I loved – well, you get the picture. I friggin’ loved Japan.
As an artist, I was entranced by a refined design sensibility apparent in every possible medium, from concrete to plastic. Each day was a scavenger hunt, as I squirreled away delicate washi paper, print ads, and museum brochures for collages that I made in my hotel room late into the night. I admired warm bento boxes wrapped like gifts. I marveled over beautiful hand towels that Japanese women carry in their purses, since towels are not usually provided in public restrooms. Sure, I expected to be knocked out by scroll paintings, lacquered tea caddies, antique swords, woodblock prints, temple statues and silk brocade, but the fact that even the most prosaic object was often venerated by the care taken in its manufacture spoke to me of life savored in the smallest detail. Hell, even the fake food reproductions in restaurant windows were damned good.
One day I had made it the morning’s mission to find the Museum of Advertising in Ginza district despite a growing sense of futility (unbeknownst to me, it was a holiday week and almost every museum I had tried to visit was closed). With my pathetically inadequate guidebook Japanese, hand gestures were really the only things I understood when I pointed to my map and bleated “Doko desu ka?” By the end of each block my confidence eroded into confusion and I’d have to repeat the process. Finally, finally, there was the museum. Closed. D’OH!!!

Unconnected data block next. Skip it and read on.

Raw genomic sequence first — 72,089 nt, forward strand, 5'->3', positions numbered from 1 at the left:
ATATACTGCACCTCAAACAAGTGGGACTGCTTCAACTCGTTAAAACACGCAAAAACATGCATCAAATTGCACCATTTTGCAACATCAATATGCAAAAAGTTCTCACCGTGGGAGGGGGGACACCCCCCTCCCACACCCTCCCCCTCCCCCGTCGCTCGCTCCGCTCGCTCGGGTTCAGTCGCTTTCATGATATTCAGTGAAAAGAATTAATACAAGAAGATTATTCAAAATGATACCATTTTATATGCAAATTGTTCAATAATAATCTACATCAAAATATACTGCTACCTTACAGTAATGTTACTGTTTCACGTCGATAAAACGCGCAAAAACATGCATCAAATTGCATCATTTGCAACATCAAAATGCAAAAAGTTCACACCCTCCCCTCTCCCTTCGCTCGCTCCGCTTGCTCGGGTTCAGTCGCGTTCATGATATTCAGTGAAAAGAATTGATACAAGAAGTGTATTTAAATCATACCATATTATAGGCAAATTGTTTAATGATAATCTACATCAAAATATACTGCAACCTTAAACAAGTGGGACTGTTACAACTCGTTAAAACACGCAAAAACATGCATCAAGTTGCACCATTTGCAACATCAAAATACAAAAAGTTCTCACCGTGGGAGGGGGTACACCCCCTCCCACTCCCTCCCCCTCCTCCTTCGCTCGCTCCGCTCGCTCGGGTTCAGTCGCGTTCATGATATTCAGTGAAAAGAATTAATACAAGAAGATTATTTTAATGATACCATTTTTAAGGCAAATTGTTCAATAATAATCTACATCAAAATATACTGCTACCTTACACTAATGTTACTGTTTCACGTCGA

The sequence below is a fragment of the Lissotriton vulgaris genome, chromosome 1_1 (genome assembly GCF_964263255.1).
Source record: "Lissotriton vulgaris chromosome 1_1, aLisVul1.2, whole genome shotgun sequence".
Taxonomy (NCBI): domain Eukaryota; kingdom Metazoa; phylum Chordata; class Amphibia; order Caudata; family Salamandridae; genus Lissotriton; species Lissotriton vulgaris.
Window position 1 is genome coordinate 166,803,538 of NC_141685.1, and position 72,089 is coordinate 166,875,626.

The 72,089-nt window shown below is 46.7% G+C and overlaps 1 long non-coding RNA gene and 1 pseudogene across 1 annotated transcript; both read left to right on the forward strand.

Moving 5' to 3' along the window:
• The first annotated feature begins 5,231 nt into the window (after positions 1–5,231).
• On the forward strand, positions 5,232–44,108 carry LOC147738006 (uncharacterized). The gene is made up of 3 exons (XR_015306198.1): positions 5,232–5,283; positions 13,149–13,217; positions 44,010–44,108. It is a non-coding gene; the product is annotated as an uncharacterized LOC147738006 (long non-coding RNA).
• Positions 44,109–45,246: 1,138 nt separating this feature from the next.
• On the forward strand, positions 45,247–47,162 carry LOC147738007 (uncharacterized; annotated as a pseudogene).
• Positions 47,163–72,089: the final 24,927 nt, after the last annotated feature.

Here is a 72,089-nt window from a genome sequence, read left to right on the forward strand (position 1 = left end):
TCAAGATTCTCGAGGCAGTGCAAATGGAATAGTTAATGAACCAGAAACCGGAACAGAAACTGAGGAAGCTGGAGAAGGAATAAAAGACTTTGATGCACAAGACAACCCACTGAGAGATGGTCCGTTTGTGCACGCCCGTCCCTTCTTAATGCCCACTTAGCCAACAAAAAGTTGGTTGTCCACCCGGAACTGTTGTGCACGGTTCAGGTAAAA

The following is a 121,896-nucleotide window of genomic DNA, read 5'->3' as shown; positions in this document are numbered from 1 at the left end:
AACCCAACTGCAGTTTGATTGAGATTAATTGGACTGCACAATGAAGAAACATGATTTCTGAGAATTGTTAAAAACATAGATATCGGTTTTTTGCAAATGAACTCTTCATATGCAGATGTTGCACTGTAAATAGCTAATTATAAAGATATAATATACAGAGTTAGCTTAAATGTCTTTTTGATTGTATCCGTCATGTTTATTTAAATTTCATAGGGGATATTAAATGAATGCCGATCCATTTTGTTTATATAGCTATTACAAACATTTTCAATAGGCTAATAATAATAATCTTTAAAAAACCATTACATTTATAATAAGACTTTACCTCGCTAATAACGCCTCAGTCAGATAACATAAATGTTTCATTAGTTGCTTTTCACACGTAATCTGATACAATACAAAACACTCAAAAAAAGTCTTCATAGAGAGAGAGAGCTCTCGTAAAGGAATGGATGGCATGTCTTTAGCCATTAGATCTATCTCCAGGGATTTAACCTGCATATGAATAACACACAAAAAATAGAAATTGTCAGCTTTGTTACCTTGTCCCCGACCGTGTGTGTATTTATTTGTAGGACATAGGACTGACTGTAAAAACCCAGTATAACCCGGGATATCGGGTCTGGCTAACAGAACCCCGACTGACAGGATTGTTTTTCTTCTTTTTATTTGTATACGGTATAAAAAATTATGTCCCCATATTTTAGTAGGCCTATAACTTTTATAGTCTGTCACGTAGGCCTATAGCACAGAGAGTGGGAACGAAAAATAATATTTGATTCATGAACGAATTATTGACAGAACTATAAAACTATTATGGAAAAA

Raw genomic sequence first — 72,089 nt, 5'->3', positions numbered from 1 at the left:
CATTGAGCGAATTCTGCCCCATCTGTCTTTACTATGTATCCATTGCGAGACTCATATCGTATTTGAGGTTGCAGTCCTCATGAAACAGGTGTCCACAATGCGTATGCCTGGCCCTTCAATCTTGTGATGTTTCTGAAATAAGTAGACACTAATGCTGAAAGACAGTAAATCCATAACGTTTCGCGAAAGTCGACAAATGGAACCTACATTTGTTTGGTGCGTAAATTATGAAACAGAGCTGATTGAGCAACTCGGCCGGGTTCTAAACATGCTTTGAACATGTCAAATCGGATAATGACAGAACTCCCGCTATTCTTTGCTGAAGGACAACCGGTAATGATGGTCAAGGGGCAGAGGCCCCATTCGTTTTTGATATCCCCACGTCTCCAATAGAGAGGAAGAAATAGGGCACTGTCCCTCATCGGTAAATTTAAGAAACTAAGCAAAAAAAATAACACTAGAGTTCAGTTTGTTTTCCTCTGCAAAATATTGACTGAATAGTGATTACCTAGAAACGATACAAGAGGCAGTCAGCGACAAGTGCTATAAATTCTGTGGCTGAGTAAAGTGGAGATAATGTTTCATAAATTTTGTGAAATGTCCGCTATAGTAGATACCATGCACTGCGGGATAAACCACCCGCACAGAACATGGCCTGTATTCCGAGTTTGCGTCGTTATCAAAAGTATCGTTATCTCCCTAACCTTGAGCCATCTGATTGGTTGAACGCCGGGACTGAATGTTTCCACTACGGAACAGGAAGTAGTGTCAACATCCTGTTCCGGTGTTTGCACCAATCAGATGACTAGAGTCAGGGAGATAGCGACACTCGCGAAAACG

I retreated up a tangle of escalators to a nearby Starbucks to revise my expectations. Bland homogeneity was feeling pretty good right then. Buoyed by Moby, REM, Talking Heads, Beck, “A Free Man in Paris”, I sat at a window counter looking down at a triangular courtyard completely surrounded by featureless office buildings and a multilevel parking garage. Not a scrap of landscaping to be seen – it could have been a vast prison exercise yard. A soft rain had created shallow puddles on the concrete. Stylish urbanites moved briskly in all directions, holding aloft a kaleidoscope of brightly colored umbrellas that were reflected, shattered and prismatic, in the water beneath their feet. It was utterly mesmerizing, like Monet at Giverny in perpetual motion.
After drinking in this incidental beauty for a while, I noticed an odd stainless steel structure at one corner of the courtyard. It was about twenty feet at its longest diameter and apparently used for drainage, given the perforations along its base. But why was it a convex shape, bulging upwards from the flat concrete floor? Why was it divided into a dozen or so hexagonal plates with contrasting textures at their borders? And why was an edge at one tip of the long axis rolled slightly upwards, when the rest of the structure maintained a straight line all the way to the ground?
As I stared dreamily, sipping my green tea latte, a thought tumbled to the foreground. “It’s… an… enormous… turtle shell.” It’s a placid sea giant, swimming languidly through a concrete ocean, oblivious to the swarm of iridescent bugs buzzing around it, pursuing their own agendas.
I pictured dour, black-suited professionals huddled around the architectural plans for this building complex, burdened by their technical responsibilities, gravely agreeing to create this most oblique homage to the natural world. “Let it be unrecognizable to commuters at ground level who rush by it every day.” “Let it be fashioned in an uncompromising manner from sleek industrial materials.” “Let its scale and utility obfuscate its whimsical nature.” “Let the occasional viewer who happens to possess the right vantage point and mindset rejoice in penetrating its secret.” “Hai?!” “Hai!”
That’s Japan for you. Cryptic, subversively beautiful, inviting yet ultimately baffling. As opaque as the faces of the geisha whom one can still see on the streets of Kyoto.